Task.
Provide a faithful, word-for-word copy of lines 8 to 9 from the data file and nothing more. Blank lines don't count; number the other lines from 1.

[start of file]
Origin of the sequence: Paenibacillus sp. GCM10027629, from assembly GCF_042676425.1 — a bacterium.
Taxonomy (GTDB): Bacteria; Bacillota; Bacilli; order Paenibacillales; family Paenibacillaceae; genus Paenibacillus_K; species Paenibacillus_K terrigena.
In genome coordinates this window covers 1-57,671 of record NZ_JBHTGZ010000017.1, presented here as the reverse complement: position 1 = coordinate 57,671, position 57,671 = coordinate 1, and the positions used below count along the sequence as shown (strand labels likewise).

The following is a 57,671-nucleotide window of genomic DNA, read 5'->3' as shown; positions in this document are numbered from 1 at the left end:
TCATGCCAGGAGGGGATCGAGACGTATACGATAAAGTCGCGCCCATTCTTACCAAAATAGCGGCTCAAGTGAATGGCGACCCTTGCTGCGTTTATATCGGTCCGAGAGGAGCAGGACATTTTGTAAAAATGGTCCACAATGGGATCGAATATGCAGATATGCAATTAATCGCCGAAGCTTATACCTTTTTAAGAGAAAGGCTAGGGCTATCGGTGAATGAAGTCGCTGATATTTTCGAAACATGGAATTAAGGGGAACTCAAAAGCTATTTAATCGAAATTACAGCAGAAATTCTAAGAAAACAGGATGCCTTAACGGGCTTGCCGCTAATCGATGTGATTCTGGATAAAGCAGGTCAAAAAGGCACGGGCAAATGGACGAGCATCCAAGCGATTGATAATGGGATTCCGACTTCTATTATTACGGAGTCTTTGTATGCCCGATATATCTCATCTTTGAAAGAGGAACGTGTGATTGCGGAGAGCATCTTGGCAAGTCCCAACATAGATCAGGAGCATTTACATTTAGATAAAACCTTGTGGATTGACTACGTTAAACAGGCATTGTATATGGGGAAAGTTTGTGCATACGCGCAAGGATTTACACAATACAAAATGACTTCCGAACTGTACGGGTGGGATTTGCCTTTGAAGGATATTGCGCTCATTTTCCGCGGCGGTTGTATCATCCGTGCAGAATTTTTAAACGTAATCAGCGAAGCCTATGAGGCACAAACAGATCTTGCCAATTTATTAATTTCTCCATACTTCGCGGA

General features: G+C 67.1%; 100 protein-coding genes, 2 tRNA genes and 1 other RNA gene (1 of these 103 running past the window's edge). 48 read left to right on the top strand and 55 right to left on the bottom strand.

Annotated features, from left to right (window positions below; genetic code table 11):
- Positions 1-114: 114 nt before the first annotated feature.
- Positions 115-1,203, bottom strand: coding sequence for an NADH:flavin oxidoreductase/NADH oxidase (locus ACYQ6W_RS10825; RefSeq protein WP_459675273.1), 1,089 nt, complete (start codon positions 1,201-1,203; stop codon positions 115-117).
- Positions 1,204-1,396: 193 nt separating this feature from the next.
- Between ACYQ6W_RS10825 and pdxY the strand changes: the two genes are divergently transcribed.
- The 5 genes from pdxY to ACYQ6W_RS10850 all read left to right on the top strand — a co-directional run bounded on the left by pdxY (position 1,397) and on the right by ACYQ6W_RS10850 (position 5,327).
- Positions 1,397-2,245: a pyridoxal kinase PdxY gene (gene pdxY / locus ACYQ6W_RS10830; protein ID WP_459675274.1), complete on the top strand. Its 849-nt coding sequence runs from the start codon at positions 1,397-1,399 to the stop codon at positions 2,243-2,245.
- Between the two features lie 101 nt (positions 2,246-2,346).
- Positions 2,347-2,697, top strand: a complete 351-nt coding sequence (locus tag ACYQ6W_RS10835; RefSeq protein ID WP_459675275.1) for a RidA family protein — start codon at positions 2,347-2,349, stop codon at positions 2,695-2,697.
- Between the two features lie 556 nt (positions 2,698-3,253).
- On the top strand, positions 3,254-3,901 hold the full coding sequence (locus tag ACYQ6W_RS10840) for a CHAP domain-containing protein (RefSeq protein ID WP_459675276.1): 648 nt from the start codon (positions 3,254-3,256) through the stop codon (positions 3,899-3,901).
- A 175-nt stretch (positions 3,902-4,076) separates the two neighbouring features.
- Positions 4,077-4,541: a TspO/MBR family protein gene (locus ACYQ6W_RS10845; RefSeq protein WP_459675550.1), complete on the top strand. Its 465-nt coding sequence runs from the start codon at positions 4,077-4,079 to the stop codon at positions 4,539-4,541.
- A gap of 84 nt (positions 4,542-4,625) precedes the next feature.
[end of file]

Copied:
- Positions 1-114: 114 nt before the first annotated feature.
- Positions 115-1,203, bottom strand: coding sequence for an NADH:flavin oxidoreductase/NADH oxidase (locus ACYQ6W_RS10825; RefSeq protein WP_459675273.1), 1,089 nt, complete (start codon positions 1,201-1,203; stop codon positions 115-117).